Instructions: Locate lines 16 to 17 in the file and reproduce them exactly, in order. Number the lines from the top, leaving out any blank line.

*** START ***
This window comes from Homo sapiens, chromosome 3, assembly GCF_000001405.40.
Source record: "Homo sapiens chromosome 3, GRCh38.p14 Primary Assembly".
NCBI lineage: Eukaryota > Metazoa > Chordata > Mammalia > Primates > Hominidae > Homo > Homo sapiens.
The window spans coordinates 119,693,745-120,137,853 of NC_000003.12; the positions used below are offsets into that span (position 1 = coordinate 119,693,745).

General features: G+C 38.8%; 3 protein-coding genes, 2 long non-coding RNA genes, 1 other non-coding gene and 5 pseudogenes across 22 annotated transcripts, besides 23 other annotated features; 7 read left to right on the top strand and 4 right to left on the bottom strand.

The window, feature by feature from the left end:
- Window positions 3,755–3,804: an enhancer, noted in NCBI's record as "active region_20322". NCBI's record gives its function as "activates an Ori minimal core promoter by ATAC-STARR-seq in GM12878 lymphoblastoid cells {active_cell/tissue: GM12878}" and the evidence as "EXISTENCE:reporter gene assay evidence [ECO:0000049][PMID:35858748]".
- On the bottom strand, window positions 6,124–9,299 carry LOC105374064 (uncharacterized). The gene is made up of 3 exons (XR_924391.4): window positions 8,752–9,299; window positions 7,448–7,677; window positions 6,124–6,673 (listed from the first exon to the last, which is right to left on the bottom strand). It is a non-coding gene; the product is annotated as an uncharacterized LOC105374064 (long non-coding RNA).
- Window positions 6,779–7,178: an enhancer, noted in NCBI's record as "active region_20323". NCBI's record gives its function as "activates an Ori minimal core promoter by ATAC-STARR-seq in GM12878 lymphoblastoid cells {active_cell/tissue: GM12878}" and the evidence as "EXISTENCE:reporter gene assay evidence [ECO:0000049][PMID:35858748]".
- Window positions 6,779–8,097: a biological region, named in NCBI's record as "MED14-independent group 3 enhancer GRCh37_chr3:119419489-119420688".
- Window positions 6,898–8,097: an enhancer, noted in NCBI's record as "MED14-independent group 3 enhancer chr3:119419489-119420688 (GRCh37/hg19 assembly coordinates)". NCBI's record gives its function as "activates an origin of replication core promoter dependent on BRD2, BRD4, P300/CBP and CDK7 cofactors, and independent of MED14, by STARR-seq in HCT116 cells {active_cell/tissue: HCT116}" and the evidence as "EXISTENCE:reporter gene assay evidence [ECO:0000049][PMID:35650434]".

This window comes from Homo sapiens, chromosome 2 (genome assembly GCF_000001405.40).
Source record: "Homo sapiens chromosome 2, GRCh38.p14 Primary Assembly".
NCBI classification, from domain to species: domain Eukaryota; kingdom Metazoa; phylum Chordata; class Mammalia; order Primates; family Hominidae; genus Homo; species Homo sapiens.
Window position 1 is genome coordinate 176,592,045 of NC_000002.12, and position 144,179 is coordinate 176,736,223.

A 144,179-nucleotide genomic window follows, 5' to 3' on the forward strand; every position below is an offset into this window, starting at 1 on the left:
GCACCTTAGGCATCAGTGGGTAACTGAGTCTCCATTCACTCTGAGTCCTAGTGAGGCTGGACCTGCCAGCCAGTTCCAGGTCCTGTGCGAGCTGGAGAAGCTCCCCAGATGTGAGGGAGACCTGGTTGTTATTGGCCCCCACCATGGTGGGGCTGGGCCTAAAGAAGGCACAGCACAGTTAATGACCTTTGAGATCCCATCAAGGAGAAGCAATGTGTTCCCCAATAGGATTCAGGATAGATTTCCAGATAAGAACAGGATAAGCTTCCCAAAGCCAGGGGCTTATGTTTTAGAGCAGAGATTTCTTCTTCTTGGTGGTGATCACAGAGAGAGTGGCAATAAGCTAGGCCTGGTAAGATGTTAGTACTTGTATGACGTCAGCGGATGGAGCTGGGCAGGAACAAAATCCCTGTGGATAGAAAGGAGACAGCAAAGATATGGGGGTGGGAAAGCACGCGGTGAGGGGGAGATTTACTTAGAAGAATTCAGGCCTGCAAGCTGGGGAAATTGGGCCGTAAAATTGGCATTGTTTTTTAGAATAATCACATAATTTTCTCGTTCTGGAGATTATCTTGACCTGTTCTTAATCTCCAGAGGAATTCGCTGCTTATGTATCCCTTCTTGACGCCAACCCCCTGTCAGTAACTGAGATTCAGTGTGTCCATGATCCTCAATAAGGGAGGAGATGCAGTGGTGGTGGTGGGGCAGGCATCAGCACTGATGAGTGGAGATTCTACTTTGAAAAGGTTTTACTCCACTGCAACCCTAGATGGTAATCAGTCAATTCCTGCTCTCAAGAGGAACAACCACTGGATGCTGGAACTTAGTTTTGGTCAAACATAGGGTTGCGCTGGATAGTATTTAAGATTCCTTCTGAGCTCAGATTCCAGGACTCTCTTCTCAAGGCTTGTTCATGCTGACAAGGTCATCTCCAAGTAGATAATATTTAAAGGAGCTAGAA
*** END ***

A 144,179-nucleotide genomic window follows, 5' to 3' on the forward strand; every position below is an offset into this window, starting at 1 on the left:
GCACCTTAGGCATCAGTGGGTAACTGAGTCTCCATTCACTCTGAGTCCTAGTGAGGCTGGACCTGCCAGCCAGTTCCAGGTCCTGTGCGAGCTGGAGAAGCTCCCCAGATGTGAGGGAGACCTGGTTGTTATTGGCCCCCACCATGGTGGGGCTGGGCCTAAAGAAGGCACAGCACAGTTAATGACCTTTGAGATCCCATCAAGGAGAAGCAATGTGTTCCCCAATAGGATTCAGGATAGATTTCCAGATAAGAACAGGATAAGCTTCCCAAAGCCAGGGGCTTATGTTTTAGAGCAGAGATTTCTTCTTCTTGGTGGTGATCACAGAGAGAGTGGCAATAAGCTAGGCCTGGTAAGATGTTAGTACTTGTATGACGTCAGCGGATGGAGCTGGGCAGGAACAAAATCCCTGTGGATAGAAAGGAGACAGCAAAGATATGGGGGTGGGAAAGCACGCGGTGAGGGGGAGATTTACTTAGAAGAATTCAGGCCTGCAAGCTGGGGAAATTGGGCCGTAAAATTGGCATTGTTTTTTAGAATAATCACATAATTTTCTCGTTCTGGAGATTATCTTGACCTGTTCTTAATCTCCAGAGGAATTCGCTGCTTATGTATCCCTTCTTGACGCCAACCCCCTGTCAGTAACTGAGATTCAGTGTGTCCATGATCCTCAATAAGGGAGGAGATGCAGTGGTGGTGGTGGGGCAGGCATCAGCACTGATGAGTGGAGATTCTACTTTGAAAAGGTTTTACTCCACTGCAACCCTAGATGGTAATCAGTCAATTCCTGCTCTCAAGAGGAACAACCACTGGATGCTGGAACTTAGTTTTGGTCAAACATAGGGTTGCGCTGGATAGTATTTAAGATTCCTTCTGAGCTCAGATTCCAGGACTCTCTTCTCAAGGCTTGTTCATGCTGACAAGGTCATCTCCAAGTAGATAATATTTAAAGGAGCTAGAA